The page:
However, after coming home, we were talking about what it is like to ‘loved by 10,000 kids in day’. My daughter was very clear that she does not want ‘that love’. Good thing came out of this is that probably this will be our last visit to such place.

  6. What a lovely wedding! Your photographs of the food are inspiring me to make beautiful veggie dishes this weekend. Avocado mousse? Yum. Also, thank you for the last paragraph. As happy as I am that the animals are treated humanely, the bottom line is still slaughter. Life on the ethical farm is bittersweet.

  7. Sounds like a beautiful wedding and a wonderful meal. I am always amazed when I call ahead and ask for a vegan meal and am told enthusiatically that they can accomodate me, only to show up to either a mountain of broccoli or bland pasta!

    I also want to echo what many have already said and thank you for your final paragraphs re the “kind” treatment of animals that are going to slaughter. The longer I am vegan (just over one year) the more I have a difficult time with people not opening their eyes to the reality that killing animals is cruel. Period. I think we all enjoy it when we come across others, like you, who “get it”. Thank you.

  8. beautiful wedding! and glad you were able to find some yummy food to eat and drinks 🙂 this is making me more excited for Lori’s wedding! love weddings

    congrats to your friend!

  9. In the UK last year one of the big 4 supermarket chains ran a TV ad about how ethical they are because they sell “happy” (i.e. not factory reared or farmed) meat and eggs. In this ad, a teenage girl tells her father, who is cooking supper, that she will only eat the bolognese if he uses happy meat. All I could think was: if you’re that concerned about ensuring the quality of life of an animal, how can you be happy to take that life away? Isn’t that a fundamental indiscrepancy?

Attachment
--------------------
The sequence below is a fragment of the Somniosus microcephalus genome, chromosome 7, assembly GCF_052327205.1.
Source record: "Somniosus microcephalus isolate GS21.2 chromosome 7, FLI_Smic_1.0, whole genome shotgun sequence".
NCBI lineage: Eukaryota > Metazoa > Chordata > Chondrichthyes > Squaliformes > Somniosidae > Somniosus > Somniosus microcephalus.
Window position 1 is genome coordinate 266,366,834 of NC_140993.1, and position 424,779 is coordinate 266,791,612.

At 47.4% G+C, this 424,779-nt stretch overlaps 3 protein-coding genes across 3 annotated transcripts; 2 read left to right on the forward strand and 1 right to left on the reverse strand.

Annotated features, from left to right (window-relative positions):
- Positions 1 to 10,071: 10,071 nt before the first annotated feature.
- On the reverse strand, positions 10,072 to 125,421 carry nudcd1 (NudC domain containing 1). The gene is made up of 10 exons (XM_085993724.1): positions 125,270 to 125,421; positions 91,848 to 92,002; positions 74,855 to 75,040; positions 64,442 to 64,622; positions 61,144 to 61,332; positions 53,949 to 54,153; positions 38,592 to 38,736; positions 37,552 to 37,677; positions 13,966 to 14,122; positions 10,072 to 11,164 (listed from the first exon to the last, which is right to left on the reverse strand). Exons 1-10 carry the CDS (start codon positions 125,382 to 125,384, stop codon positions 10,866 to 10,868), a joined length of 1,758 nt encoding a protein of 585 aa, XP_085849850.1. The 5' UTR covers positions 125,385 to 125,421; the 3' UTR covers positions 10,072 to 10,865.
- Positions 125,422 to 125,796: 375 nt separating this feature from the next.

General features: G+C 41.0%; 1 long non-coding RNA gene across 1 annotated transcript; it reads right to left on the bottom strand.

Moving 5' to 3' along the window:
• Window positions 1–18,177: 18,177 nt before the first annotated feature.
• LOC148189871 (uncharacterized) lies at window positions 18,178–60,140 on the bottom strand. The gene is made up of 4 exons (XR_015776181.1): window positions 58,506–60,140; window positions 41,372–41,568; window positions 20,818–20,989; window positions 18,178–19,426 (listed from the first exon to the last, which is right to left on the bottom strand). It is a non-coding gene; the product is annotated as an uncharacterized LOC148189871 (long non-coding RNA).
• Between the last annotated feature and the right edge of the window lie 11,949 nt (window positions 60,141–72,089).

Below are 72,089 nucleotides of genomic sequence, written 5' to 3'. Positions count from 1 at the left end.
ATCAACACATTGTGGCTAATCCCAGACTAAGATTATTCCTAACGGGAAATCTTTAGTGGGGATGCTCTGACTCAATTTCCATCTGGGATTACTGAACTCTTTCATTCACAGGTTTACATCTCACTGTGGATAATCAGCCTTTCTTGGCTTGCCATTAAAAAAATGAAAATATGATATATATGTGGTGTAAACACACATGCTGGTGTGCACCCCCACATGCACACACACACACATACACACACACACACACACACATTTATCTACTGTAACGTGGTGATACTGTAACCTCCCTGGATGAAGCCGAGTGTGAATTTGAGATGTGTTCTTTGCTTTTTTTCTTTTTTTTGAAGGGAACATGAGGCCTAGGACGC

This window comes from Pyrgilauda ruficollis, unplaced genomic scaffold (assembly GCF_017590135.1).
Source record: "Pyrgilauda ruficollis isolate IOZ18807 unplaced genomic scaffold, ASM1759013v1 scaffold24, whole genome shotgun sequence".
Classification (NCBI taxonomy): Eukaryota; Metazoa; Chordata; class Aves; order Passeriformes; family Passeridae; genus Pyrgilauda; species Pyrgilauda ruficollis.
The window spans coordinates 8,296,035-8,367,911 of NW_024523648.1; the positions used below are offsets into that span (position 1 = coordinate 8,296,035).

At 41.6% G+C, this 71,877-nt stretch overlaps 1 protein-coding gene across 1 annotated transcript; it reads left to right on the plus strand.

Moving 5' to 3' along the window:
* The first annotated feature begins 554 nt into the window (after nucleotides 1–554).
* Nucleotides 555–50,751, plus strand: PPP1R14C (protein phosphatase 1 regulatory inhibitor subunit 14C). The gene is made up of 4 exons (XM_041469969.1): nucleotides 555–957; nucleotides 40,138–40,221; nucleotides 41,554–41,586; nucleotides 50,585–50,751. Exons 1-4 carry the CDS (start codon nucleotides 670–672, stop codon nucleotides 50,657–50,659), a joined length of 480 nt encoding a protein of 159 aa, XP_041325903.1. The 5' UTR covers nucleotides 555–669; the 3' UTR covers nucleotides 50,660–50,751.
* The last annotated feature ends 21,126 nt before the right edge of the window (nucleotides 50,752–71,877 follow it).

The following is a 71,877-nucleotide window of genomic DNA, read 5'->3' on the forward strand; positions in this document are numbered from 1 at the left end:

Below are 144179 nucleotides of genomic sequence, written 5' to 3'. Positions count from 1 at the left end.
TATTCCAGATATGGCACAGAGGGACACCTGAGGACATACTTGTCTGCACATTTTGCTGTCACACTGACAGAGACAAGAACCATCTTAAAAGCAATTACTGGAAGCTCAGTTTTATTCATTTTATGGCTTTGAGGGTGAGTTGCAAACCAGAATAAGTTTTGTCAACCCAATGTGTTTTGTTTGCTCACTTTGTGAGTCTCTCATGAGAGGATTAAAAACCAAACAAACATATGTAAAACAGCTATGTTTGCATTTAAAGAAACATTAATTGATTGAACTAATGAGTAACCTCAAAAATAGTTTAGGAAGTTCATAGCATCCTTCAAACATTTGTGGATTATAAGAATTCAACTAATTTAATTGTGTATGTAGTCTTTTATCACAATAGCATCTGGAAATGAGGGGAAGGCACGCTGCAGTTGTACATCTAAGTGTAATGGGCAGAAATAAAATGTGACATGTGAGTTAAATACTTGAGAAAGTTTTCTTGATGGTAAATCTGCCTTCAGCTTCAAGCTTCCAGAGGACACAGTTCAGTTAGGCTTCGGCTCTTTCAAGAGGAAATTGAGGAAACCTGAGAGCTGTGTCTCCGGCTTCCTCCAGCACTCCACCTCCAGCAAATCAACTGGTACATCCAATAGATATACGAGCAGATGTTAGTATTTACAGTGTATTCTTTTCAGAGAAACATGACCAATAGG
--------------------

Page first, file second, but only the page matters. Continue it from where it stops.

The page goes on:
I also used to live near a farm which reared ancient breeds of cow for speciality beef, and was interested by the fact that, after lovingly and painstakingly rearing these cows, the farm manager refused to take them to the abattoir, because he was unable to bear witnessing the terror that these animals showed when being taken to their slaughter. It begged the question as to how, feeling this empathy, he was able to continue with his work, but at least he was able to see them as animate beings capable of recognizable and valid emotions. If only this empathy was more widespread and acted upon..

  10. What a great post! The wedding looked divine in every way. And don’t you just love those staple dresses that just always seem to work? Bonus when they last so many years!

    Thank you for your ending commentary on the realities of ‘the farm’. While I am sure this weighed on you, it seems like you really were able to appreciate your well-prepared vegan courses.

    One last thing I’ll mention while I’m commenting– though I’m not a vegan, or even a vegetarian (yet), reading your blog has been moving me in that direction for some time. It has, at the very least, made me so much more conscious of being compassionate towards animals. In fact, I have been surprised to notice that since having my first baby earlier this year, I have a very different perspective on animals. It’s as if the new mother instincts in me are more acutely in touch with suffering that we inflict upon them, and the fact that they are helpless. It could just be what helps me turn the corner on my eating philosophy. Jeez, is there no end to the power of pregnancy/post-partum hormones?? 🙂

  11. You always find a way to make beautiful events and beautiful food even more beautiful. And I thought you looked stunning! I’m glad that you enjoyed your meal because I can certainly relate to awful pasta dishes or other vegan dishes served at events. And I loved your last paragraph as well. I just recently added in some animal products to my diet for health reasons but now I am thinking if I should try again to look more carefully at my diet and see if I can go back to being vegan.